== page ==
views from the gods

saints and sinners of the stage and screen

Whether you normally look down from the cheap seats in the gods, or sit up close in the front row, there's so much happening on the London performing arts scene and comedy circuit, it can be difficult to decide which shows you should spend your cash on and which shows should quite frankly, pay you for turning up.

At Views from the Gods, we review all the latest London talent, from West End plays to emerging comedians. We hope our site helps introduce you to some new performers.

Latest review:

Having made plans to entertain the lovely Cherry Buck (Isabella Hayward), Sir Hector Benbow (Mathijs Swarte) is horrified to find out that his wife, Lady Benbow (Charlotte Vassell) is - not unreasonably - on her way home. To their house. Where she lives. This leads to a comedy of errors where his nephew, Ronny Gamble (Robin Blell) is roped into being the cover story for his indiscretion, despite Ronny being engaged to Sir Hector's ward, Kitty Stratton (Natalia Lewis). Butler Hook (Daniel Casper) and maid Warner (Sophia Lorenti) try to keep up with the various comings and goings, but with Mrs Frush (Ellie Gill) and her son Lionel Frush (Alexander Hopwood) also repeat visitors to the Benbows' home, you could forgive them for not quite managing.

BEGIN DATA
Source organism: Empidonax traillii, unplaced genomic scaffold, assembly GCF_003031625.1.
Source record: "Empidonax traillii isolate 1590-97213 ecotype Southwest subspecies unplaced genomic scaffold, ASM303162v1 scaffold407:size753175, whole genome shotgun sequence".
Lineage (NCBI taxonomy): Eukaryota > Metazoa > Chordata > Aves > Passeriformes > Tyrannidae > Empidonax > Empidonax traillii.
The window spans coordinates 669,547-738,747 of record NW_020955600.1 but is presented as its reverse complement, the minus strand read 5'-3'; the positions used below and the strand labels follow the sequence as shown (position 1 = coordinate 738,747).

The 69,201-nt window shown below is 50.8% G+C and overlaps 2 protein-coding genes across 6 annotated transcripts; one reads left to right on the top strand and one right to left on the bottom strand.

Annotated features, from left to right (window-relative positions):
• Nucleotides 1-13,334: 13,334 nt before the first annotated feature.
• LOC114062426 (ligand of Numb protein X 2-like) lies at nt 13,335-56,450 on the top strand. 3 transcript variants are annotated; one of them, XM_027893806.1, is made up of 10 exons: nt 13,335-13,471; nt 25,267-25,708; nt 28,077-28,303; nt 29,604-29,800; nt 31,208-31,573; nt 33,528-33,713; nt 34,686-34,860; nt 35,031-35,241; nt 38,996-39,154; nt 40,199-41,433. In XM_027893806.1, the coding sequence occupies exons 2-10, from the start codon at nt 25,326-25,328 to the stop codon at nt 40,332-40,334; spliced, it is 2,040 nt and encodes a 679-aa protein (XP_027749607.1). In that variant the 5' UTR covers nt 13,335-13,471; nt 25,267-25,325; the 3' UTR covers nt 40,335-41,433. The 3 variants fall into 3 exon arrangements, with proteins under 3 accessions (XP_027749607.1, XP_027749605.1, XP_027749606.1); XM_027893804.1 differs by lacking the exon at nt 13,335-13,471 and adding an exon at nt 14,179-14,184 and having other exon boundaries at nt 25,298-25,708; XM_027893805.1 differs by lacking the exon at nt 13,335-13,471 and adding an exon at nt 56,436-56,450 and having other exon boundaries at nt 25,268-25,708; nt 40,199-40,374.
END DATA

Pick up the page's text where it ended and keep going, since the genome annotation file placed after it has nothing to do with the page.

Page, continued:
A lot happens in the four acts, yet playwright Ben Travers never explores any of his ideas in any meaningful way. Although Hook is clearly emotional about becoming a father, we never revisit his initial excitement. Whilst Kitty Stratton is a ward of the Benbows, Travers never tells us why she isn't being looked after by her own parents. Is there a tragic backstory there? The plotline with Kitty's allegedly haunted ancestral home gives the play its title and introduces even more characters into an already crowded list of protagonists, such as Whittle (Kieran Slade), a passing journalist. However, the change in setting makes for an regretfully abrupt ending rather than a satisfying resolution.

Keep reading...

Follow us on Twitter

Leicester Square







performing arts